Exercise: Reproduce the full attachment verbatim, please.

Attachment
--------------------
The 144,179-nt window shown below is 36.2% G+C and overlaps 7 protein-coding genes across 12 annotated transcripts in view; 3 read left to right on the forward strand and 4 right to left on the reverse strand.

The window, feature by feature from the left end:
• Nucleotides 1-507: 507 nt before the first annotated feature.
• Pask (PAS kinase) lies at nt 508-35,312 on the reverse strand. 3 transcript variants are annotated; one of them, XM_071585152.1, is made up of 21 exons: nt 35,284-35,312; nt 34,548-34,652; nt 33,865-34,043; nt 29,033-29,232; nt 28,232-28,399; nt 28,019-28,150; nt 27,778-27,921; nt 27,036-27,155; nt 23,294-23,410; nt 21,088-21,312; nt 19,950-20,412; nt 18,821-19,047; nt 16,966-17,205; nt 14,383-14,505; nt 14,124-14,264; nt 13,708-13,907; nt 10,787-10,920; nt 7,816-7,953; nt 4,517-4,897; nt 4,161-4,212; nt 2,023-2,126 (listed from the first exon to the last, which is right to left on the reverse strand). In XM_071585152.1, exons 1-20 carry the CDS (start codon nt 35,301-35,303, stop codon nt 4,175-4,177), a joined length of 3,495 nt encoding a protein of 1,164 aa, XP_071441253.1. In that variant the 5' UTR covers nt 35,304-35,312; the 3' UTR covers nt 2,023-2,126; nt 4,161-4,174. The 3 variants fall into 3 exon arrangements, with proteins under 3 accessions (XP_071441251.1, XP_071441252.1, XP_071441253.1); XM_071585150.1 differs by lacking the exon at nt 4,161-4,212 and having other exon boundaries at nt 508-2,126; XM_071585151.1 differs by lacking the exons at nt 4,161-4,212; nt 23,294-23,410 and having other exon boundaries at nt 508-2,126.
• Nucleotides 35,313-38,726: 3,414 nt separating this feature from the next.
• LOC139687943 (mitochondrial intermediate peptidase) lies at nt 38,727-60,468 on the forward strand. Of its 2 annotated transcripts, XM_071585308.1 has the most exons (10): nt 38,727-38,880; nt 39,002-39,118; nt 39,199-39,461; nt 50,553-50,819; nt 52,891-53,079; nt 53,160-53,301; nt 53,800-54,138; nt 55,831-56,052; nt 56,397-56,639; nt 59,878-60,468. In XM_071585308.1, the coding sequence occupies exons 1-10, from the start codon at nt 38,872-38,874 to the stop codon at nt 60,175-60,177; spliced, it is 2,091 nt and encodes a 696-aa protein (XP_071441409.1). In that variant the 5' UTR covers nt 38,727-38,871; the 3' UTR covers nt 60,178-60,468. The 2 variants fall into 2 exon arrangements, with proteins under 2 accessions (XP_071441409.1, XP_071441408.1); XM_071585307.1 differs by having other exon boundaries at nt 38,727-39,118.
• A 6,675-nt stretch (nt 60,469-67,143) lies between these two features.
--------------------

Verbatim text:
The 144,179-nt window shown below is 36.2% G+C and overlaps 7 protein-coding genes across 12 annotated transcripts in view; 3 read left to right on the forward strand and 4 right to left on the reverse strand.

The window, feature by feature from the left end:
• Nucleotides 1-507: 507 nt before the first annotated feature.
• Pask (PAS kinase) lies at nt 508-35,312 on the reverse strand. 3 transcript variants are annotated; one of them, XM_071585152.1, is made up of 21 exons: nt 35,284-35,312; nt 34,548-34,652; nt 33,865-34,043; nt 29,033-29,232; nt 28,232-28,399; nt 28,019-28,150; nt 27,778-27,921; nt 27,036-27,155; nt 23,294-23,410; nt 21,088-21,312; nt 19,950-20,412; nt 18,821-19,047; nt 16,966-17,205; nt 14,383-14,505; nt 14,124-14,264; nt 13,708-13,907; nt 10,787-10,920; nt 7,816-7,953; nt 4,517-4,897; nt 4,161-4,212; nt 2,023-2,126 (listed from the first exon to the last, which is right to left on the reverse strand). In XM_071585152.1, exons 1-20 carry the CDS (start codon nt 35,301-35,303, stop codon nt 4,175-4,177), a joined length of 3,495 nt encoding a protein of 1,164 aa, XP_071441253.1. In that variant the 5' UTR covers nt 35,304-35,312; the 3' UTR covers nt 2,023-2,126; nt 4,161-4,174. The 3 variants fall into 3 exon arrangements, with proteins under 3 accessions (XP_071441251.1, XP_071441252.1, XP_071441253.1); XM_071585150.1 differs by lacking the exon at nt 4,161-4,212 and having other exon boundaries at nt 508-2,126; XM_071585151.1 differs by lacking the exons at nt 4,161-4,212; nt 23,294-23,410 and having other exon boundaries at nt 508-2,126.
• Nucleotides 35,313-38,726: 3,414 nt separating this feature from the next.
• LOC139687943 (mitochondrial intermediate peptidase) lies at nt 38,727-60,468 on the forward strand. Of its 2 annotated transcripts, XM_071585308.1 has the most exons (10): nt 38,727-38,880; nt 39,002-39,118; nt 39,199-39,461; nt 50,553-50,819; nt 52,891-53,079; nt 53,160-53,301; nt 53,800-54,138; nt 55,831-56,052; nt 56,397-56,639; nt 59,878-60,468. In XM_071585308.1, the coding sequence occupies exons 1-10, from the start codon at nt 38,872-38,874 to the stop codon at nt 60,175-60,177; spliced, it is 2,091 nt and encodes a 696-aa protein (XP_071441409.1). In that variant the 5' UTR covers nt 38,727-38,871; the 3' UTR covers nt 60,178-60,468. The 2 variants fall into 2 exon arrangements, with proteins under 2 accessions (XP_071441409.1, XP_071441408.1); XM_071585307.1 differs by having other exon boundaries at nt 38,727-39,118.
• A 6,675-nt stretch (nt 60,469-67,143) lies between these two features.